What’s Up With Category 6A?
For starters, the standard is likely to be approved for publication at the TIA TR 42.7 meeting in June.
January 1, 2007
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What is augmented Category 6 cabling? The following seems like a simple question, but unfortunately, there is no simple answer. Augmented Category 6 or “Category 6A” cabling as it is called in the industry is still being refined as manufacturers study the intricacies of cabling and component performance.
There are some phenomena that are not well understood, namely the effect of pair balance and coupling modes on alien crosstalk performance. The result of this work should lead to better component designs with more available bandwidth and better noise immunity.
Also, a lot of work is happening to improve test fixtures and test procedures for more accurate and consistent measurements at high frequencies.
I attended the TIA TR 42.7 subcommittee meeting in Miami, Fla. recently and we went through the tough and grueling process of reaching consensus to resolve ballot comments on draft 5 of the standard.
It is a difficult process — a balancing act between what is achievable and what is practical. The result of the process is not the best nor the worst, but something in between — good enough, where everyone is equally unhappy, but prepared to accept the outcome.
So what is augmented Category 6 cabling? It is a generic cabling system that is specified up to 500 MHz with improved alien crosstalk isolation and improved transmission performance at high frequencies.
It is designed to support applications such as 10GBASE-T Ethernet in a worst-case 4-connector topology for distances up to 100 metres. It includes an integrated set of channel, permanent link and component requirements that are built from the ground up to ensure that cabling performance is met under worst case conditions.
For example, Category 6A includes new alien crosstalk requirements for closely bundled “six around one” cabling configurations, much worse than what is normally encountered in the field.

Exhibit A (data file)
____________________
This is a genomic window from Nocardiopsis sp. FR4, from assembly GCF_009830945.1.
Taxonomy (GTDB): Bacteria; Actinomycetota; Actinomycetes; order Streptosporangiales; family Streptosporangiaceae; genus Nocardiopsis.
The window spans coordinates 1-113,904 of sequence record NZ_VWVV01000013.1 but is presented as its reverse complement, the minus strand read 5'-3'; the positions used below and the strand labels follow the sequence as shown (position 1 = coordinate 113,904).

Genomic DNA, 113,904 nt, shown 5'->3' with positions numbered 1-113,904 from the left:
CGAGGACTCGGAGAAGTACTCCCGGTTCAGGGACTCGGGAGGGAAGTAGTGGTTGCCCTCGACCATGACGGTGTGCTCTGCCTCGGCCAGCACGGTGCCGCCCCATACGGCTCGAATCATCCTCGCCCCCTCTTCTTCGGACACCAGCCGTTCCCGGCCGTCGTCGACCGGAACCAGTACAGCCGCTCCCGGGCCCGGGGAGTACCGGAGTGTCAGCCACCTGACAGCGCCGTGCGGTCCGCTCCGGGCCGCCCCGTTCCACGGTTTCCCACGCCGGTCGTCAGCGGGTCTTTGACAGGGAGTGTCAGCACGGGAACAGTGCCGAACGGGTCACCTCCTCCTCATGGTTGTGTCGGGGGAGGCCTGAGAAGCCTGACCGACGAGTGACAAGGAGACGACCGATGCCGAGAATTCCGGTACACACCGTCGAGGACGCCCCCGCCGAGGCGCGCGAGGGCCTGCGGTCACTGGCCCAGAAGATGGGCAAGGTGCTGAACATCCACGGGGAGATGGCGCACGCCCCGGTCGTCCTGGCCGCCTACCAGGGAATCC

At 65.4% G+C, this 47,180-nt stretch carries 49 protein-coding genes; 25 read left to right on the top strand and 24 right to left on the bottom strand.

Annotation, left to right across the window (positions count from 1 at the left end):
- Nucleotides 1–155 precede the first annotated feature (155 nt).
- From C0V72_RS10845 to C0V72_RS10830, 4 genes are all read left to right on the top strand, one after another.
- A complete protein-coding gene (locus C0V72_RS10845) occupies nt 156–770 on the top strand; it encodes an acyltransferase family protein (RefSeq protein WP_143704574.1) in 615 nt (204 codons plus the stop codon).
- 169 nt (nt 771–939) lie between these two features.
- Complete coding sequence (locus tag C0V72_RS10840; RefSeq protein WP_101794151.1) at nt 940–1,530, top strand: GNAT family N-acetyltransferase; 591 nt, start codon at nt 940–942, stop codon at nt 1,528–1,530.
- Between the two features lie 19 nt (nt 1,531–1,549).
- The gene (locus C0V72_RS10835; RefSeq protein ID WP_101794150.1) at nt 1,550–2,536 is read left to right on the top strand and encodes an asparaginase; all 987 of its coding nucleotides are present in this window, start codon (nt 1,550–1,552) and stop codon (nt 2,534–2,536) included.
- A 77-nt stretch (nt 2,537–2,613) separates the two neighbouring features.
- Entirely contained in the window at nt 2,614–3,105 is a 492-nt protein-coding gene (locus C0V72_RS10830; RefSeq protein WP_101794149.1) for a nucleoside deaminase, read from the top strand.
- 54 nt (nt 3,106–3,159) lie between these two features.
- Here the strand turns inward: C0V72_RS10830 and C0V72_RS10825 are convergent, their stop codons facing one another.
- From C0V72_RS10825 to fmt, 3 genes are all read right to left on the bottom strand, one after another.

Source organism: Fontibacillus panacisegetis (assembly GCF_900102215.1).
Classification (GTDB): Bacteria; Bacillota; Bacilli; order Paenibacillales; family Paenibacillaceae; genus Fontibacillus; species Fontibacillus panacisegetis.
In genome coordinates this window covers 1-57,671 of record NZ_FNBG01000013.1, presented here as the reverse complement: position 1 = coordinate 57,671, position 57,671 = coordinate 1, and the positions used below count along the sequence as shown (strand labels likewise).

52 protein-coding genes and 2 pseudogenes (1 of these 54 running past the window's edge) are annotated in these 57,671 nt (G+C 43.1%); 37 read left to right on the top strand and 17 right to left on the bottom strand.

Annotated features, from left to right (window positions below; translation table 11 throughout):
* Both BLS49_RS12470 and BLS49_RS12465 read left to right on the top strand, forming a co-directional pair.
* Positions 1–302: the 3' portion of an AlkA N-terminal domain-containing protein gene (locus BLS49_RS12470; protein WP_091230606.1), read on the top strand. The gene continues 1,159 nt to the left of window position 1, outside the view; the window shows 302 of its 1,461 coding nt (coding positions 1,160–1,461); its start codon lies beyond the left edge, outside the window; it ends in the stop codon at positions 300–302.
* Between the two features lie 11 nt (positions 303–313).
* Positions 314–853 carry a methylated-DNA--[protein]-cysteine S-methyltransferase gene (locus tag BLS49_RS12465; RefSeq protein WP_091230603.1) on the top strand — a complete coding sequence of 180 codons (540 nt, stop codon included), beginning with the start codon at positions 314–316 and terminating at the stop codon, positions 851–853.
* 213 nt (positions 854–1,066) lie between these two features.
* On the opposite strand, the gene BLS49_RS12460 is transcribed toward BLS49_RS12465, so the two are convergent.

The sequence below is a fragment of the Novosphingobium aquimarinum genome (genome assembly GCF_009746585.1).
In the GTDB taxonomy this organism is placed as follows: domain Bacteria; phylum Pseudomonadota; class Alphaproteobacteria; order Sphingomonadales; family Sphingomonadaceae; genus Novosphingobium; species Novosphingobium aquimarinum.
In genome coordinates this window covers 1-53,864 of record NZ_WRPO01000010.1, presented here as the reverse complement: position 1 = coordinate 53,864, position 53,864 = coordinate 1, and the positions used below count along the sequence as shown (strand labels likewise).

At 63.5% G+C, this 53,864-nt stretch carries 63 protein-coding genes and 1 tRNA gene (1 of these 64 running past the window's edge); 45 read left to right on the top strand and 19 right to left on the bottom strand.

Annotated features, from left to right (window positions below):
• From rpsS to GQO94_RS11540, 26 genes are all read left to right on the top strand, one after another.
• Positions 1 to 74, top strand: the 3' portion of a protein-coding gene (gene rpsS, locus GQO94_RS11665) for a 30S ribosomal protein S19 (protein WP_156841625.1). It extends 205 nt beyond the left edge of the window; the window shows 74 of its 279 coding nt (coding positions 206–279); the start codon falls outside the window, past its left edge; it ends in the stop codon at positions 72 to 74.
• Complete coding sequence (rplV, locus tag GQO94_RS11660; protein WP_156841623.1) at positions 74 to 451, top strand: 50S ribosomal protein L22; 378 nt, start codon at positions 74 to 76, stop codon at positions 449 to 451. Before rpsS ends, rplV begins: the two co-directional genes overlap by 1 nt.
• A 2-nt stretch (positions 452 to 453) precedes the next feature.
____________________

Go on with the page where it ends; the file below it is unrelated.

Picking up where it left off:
These requirements are intended to be met by design thereby eliminating the need for alien crosstalk testing and mitigation practices in the field, which can be complicated and time consuming.
It is interesting to compare the performance of Category 5e, Category 6 and Category 6A channels for some key parameters.
The biggest difference in performance between Category 6A and Category 6 is in the alien crosstalk parameters, namely the Power Sum Alien Near End Crosstalk (PSANEXT) and the Power Sum Attenuation-to-Alien Crosstalk Ratio, Far End (PSAACRF). The PSANEXT for a 100-meter Category 6A channel is 13 dB better compared to the expected performance for a 55-meter Category 6 channel.
Also, the Insertion Loss is approximately 4 dB better at 500 MHz compared to the expected performance of a Category 6 channel, which is provided in TIA Telecommunications Systems Bulletin TSB-155.
This document, which was recently approved for publication should be available soon through Global Engineering Documents.
Larger cable diameter
To meet the tighter requirements for augmented Category 6 cabling, in particular the external alien crosstalk parameters and the internal high frequency transmission performance, requires some innovative enabling technologies.
Not all augmented Category 6 cabling solutions are created equal. The end user is encouraged to compare the different technologies to determine the available margins compared to standards, performance guarantees, space efficiency and installation practices.
An offshoot of the improved performance of Category 6A is a larger cable diameter. Most cables are in the range from 0.30 to 0.32 inches in diameter. This is an important consideration in the sizing of conduits and pathways.
As a final point I am often asked when the augmented Category 6 standard will be ratified.
Being close to the situation and recognizing the amount of work that remains to be done, I am optimistic that the standard can be approved for publication at the TIA TR 42.7 meeting in June of 2007.
This should coincide with the commercial availability of 10GBASE-T equipment, which is expected in the same timeframe.
Paul Kish is Director, Systems & Standards at Belden CDT. He is also vice chair of the TR-42 engineering committee.
Disclaimer: The information presented is the author’s view and is not official TIA correspondence.